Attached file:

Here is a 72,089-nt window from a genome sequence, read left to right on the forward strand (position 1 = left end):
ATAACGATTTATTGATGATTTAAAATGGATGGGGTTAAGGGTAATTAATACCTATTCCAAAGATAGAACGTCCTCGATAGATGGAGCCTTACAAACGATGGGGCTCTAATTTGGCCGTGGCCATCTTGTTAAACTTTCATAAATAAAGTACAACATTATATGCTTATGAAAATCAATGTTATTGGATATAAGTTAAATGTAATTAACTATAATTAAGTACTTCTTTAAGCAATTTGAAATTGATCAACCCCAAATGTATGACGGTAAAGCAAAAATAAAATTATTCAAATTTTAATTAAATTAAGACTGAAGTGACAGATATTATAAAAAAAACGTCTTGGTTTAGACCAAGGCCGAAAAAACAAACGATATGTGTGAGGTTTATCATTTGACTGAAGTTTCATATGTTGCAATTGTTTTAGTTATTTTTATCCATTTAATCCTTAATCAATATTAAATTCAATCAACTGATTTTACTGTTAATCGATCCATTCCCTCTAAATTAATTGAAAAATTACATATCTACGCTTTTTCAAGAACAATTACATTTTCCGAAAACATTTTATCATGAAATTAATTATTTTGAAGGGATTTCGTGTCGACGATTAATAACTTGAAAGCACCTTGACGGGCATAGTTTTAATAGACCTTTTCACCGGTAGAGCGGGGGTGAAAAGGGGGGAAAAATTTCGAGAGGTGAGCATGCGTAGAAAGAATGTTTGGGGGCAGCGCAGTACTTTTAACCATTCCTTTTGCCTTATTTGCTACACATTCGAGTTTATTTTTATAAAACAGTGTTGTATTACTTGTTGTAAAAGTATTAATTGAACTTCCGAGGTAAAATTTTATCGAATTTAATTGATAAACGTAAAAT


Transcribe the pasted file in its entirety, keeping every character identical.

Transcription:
Here is a 72,089-nt window from a genome sequence, read left to right on the forward strand (position 1 = left end):
ATAACGATTTATTGATGATTTAAAATGGATGGGGTTAAGGGTAATTAATACCTATTCCAAAGATAGAACGTCCTCGATAGATGGAGCCTTACAAACGATGGGGCTCTAATTTGGCCGTGGCCATCTTGTTAAACTTTCATAAATAAAGTACAACATTATATGCTTATGAAAATCAATGTTATTGGATATAAGTTAAATGTAATTAACTATAATTAAGTACTTCTTTAAGCAATTTGAAATTGATCAACCCCAAATGTATGACGGTAAAGCAAAAATAAAATTATTCAAATTTTAATTAAATTAAGACTGAAGTGACAGATATTATAAAAAAAACGTCTTGGTTTAGACCAAGGCCGAAAAAACAAACGATATGTGTGAGGTTTATCATTTGACTGAAGTTTCATATGTTGCAATTGTTTTAGTTATTTTTATCCATTTAATCCTTAATCAATATTAAATTCAATCAACTGATTTTACTGTTAATCGATCCATTCCCTCTAAATTAATTGAAAAATTACATATCTACGCTTTTTCAAGAACAATTACATTTTCCGAAAACATTTTATCATGAAATTAATTATTTTGAAGGGATTTCGTGTCGACGATTAATAACTTGAAAGCACCTTGACGGGCATAGTTTTAATAGACCTTTTCACCGGTAGAGCGGGGGTGAAAAGGGGGGAAAAATTTCGAGAGGTGAGCATGCGTAGAAAGAATGTTTGGGGGCAGCGCAGTACTTTTAACCATTCCTTTTGCCTTATTTGCTACACATTCGAGTTTATTTTTATAAAACAGTGTTGTATTACTTGTTGTAAAAGTATTAATTGAACTTCCGAGGTAAAATTTTATCGAATTTAATTGATAAACGTAAAAT